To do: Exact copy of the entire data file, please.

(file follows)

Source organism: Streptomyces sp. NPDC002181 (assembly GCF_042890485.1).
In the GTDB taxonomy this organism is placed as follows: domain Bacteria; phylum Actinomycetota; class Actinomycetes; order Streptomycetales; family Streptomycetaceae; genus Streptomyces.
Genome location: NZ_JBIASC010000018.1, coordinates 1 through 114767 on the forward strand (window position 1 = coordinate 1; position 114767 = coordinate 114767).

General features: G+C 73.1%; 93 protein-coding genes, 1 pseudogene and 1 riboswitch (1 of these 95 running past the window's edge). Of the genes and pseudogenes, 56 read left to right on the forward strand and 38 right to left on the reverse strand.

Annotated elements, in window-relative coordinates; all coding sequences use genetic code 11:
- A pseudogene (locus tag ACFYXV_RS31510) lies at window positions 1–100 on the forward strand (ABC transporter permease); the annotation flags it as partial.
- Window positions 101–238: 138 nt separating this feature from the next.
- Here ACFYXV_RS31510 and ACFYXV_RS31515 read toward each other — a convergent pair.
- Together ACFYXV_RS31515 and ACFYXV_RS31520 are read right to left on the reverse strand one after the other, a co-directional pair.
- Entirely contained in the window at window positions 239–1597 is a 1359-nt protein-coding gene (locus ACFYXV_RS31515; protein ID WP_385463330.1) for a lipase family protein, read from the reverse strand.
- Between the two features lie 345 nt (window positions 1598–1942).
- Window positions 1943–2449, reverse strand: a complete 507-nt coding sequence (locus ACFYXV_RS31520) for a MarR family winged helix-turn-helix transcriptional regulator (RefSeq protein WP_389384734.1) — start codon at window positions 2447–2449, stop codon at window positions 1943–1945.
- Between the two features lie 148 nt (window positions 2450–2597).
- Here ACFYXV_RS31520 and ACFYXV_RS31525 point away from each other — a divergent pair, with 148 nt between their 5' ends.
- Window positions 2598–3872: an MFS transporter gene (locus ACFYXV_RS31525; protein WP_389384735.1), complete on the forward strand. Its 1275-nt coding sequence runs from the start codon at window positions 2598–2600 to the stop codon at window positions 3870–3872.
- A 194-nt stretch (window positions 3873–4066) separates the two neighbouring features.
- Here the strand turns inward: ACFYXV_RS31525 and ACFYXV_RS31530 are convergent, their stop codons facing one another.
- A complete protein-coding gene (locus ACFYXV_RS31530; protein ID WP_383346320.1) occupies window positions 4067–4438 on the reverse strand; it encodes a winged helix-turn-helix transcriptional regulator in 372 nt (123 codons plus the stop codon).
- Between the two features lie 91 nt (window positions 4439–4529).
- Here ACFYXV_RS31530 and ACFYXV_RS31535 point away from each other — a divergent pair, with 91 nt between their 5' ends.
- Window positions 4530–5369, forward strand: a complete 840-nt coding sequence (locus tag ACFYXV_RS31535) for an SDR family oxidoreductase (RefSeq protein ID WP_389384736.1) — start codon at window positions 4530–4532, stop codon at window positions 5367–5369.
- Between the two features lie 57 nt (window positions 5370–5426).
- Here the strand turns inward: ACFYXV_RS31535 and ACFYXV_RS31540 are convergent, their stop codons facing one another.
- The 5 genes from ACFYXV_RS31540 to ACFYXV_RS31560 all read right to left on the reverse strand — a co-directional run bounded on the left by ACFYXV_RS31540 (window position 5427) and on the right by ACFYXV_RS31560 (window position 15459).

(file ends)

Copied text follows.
Source organism: Streptomyces sp. NPDC002181 (assembly GCF_042890485.1).
In the GTDB taxonomy this organism is placed as follows: domain Bacteria; phylum Actinomycetota; class Actinomycetes; order Streptomycetales; family Streptomycetaceae; genus Streptomyces.
Genome location: NZ_JBIASC010000018.1, coordinates 1 through 114767 on the forward strand (window position 1 = coordinate 1; position 114767 = coordinate 114767).

General features: G+C 73.1%; 93 protein-coding genes, 1 pseudogene and 1 riboswitch (1 of these 95 running past the window's edge). Of the genes and pseudogenes, 56 read left to right on the forward strand and 38 right to left on the reverse strand.

Annotated elements, in window-relative coordinates; all coding sequences use genetic code 11:
- A pseudogene (locus tag ACFYXV_RS31510) lies at window positions 1–100 on the forward strand (ABC transporter permease); the annotation flags it as partial.
- Window positions 101–238: 138 nt separating this feature from the next.
- Here ACFYXV_RS31510 and ACFYXV_RS31515 read toward each other — a convergent pair.
- Together ACFYXV_RS31515 and ACFYXV_RS31520 are read right to left on the reverse strand one after the other, a co-directional pair.
- Entirely contained in the window at window positions 239–1597 is a 1359-nt protein-coding gene (locus ACFYXV_RS31515; protein ID WP_385463330.1) for a lipase family protein, read from the reverse strand.
- Between the two features lie 345 nt (window positions 1598–1942).
- Window positions 1943–2449, reverse strand: a complete 507-nt coding sequence (locus ACFYXV_RS31520) for a MarR family winged helix-turn-helix transcriptional regulator (RefSeq protein WP_389384734.1) — start codon at window positions 2447–2449, stop codon at window positions 1943–1945.
- Between the two features lie 148 nt (window positions 2450–2597).
- Here ACFYXV_RS31520 and ACFYXV_RS31525 point away from each other — a divergent pair, with 148 nt between their 5' ends.
- Window positions 2598–3872: an MFS transporter gene (locus ACFYXV_RS31525; protein WP_389384735.1), complete on the forward strand. Its 1275-nt coding sequence runs from the start codon at window positions 2598–2600 to the stop codon at window positions 3870–3872.
- A 194-nt stretch (window positions 3873–4066) separates the two neighbouring features.
- Here the strand turns inward: ACFYXV_RS31525 and ACFYXV_RS31530 are convergent, their stop codons facing one another.
- A complete protein-coding gene (locus ACFYXV_RS31530; protein ID WP_383346320.1) occupies window positions 4067–4438 on the reverse strand; it encodes a winged helix-turn-helix transcriptional regulator in 372 nt (123 codons plus the stop codon).
- Between the two features lie 91 nt (window positions 4439–4529).
- Here ACFYXV_RS31530 and ACFYXV_RS31535 point away from each other — a divergent pair, with 91 nt between their 5' ends.
- Window positions 4530–5369, forward strand: a complete 840-nt coding sequence (locus tag ACFYXV_RS31535) for an SDR family oxidoreductase (RefSeq protein ID WP_389384736.1) — start codon at window positions 4530–4532, stop codon at window positions 5367–5369.
- Between the two features lie 57 nt (window positions 5370–5426).
- Here the strand turns inward: ACFYXV_RS31535 and ACFYXV_RS31540 are convergent, their stop codons facing one another.
- The 5 genes from ACFYXV_RS31540 to ACFYXV_RS31560 all read right to left on the reverse strand — a co-directional run bounded on the left by ACFYXV_RS31540 (window position 5427) and on the right by ACFYXV_RS31560 (window position 15459).